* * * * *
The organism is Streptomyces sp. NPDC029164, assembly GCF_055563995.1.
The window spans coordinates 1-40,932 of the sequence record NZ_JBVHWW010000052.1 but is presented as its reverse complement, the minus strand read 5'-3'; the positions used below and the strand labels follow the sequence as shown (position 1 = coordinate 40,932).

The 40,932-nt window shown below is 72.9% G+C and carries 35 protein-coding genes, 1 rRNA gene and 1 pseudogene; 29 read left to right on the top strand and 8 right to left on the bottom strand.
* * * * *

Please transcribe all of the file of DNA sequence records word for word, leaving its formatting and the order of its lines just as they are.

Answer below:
The organism is Streptomyces sp. NPDC029164, assembly GCF_055563995.1.
The window spans coordinates 1-40,932 of the sequence record NZ_JBVHWW010000052.1 but is presented as its reverse complement, the minus strand read 5'-3'; the positions used below and the strand labels follow the sequence as shown (position 1 = coordinate 40,932).

The 40,932-nt window shown below is 72.9% G+C and carries 35 protein-coding genes, 1 rRNA gene and 1 pseudogene; 29 read left to right on the top strand and 8 right to left on the bottom strand.